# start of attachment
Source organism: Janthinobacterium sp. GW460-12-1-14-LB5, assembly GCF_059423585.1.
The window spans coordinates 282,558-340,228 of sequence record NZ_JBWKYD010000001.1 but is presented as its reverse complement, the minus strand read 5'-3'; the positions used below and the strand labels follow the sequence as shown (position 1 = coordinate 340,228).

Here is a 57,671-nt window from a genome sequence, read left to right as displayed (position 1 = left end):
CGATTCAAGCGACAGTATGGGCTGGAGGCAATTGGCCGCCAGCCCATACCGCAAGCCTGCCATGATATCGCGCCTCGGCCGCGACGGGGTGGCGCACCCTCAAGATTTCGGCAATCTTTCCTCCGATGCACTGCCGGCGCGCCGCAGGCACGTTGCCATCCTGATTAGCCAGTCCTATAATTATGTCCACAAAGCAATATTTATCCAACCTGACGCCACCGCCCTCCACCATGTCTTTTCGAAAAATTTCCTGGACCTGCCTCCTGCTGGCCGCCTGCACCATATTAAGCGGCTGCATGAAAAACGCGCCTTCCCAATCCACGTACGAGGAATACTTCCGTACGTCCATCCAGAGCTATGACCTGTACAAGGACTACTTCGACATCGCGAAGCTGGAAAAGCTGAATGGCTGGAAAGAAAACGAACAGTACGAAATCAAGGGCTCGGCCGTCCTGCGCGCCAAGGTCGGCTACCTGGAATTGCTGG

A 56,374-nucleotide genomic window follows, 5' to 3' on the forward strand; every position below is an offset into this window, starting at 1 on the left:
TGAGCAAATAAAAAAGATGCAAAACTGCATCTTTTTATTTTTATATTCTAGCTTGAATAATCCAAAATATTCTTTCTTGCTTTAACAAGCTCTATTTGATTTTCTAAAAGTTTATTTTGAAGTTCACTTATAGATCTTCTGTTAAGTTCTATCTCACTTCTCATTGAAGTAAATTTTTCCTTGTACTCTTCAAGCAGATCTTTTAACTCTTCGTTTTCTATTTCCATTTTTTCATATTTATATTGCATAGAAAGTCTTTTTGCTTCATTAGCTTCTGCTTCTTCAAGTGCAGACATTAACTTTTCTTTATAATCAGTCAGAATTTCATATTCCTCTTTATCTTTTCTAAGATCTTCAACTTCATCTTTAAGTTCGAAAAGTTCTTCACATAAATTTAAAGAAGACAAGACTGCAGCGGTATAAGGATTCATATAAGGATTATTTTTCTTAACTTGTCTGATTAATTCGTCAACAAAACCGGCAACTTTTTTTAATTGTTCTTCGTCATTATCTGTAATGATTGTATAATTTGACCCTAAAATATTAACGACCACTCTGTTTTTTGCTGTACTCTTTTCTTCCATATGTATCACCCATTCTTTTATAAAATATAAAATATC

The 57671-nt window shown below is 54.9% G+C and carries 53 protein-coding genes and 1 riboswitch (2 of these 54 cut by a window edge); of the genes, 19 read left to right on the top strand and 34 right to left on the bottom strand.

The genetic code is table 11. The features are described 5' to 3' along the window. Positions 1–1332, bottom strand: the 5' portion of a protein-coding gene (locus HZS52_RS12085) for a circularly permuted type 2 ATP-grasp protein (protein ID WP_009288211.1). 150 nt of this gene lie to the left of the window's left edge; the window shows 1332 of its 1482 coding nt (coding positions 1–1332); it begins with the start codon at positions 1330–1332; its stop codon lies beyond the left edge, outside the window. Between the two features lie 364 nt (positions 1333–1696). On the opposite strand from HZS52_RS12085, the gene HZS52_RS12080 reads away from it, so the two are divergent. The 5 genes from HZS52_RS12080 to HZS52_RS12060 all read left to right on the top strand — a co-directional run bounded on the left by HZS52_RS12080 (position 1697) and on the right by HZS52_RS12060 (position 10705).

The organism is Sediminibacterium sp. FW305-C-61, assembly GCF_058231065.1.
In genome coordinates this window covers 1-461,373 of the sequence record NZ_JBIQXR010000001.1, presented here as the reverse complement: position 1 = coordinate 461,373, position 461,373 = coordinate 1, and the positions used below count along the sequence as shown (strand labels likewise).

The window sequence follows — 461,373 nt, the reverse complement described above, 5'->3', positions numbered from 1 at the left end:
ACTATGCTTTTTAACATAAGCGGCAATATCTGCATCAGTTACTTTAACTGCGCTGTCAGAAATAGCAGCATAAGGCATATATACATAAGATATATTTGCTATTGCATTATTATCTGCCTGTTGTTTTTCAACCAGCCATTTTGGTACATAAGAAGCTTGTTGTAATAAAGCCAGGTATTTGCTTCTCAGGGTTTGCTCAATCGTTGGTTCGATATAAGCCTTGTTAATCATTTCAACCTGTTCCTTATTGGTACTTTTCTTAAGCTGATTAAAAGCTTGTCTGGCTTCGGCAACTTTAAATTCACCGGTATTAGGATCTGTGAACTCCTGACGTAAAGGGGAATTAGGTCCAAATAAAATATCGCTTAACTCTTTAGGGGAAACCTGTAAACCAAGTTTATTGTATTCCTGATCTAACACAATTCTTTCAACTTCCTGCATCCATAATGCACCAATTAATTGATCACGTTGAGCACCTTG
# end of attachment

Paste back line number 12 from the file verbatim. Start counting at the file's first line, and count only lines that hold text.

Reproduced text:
ACTATGCTTTTTAACATAAGCGGCAATATCTGCATCAGTTACTTTAACTGCGCTGTCAGAAATAGCAGCATAAGGCATATATACATAAGATATATTTGCTATTGCATTATTATCTGCCTGTTGTTTTTCAACCAGCCATTTTGGTACATAAGAAGCTTGTTGTAATAAAGCCAGGTATTTGCTTCTCAGGGTTTGCTCAATCGTTGGTTCGATATAAGCCTTGTTAATCATTTCAACCTGTTCCTTATTGGTACTTTTCTTAAGCTGATTAAAAGCTTGTCTGGCTTCGGCAACTTTAAATTCACCGGTATTAGGATCTGTGAACTCCTGACGTAAAGGGGAATTAGGTCCAAATAAAATATCGCTTAACTCTTTAGGGGAAACCTGTAAACCAAGTTTATTGTATTCCTGATCTAACACAATTCTTTCAACTTCCTGCATCCATAATGCACCAATTAATTGATCACGTTGAGCACCTTG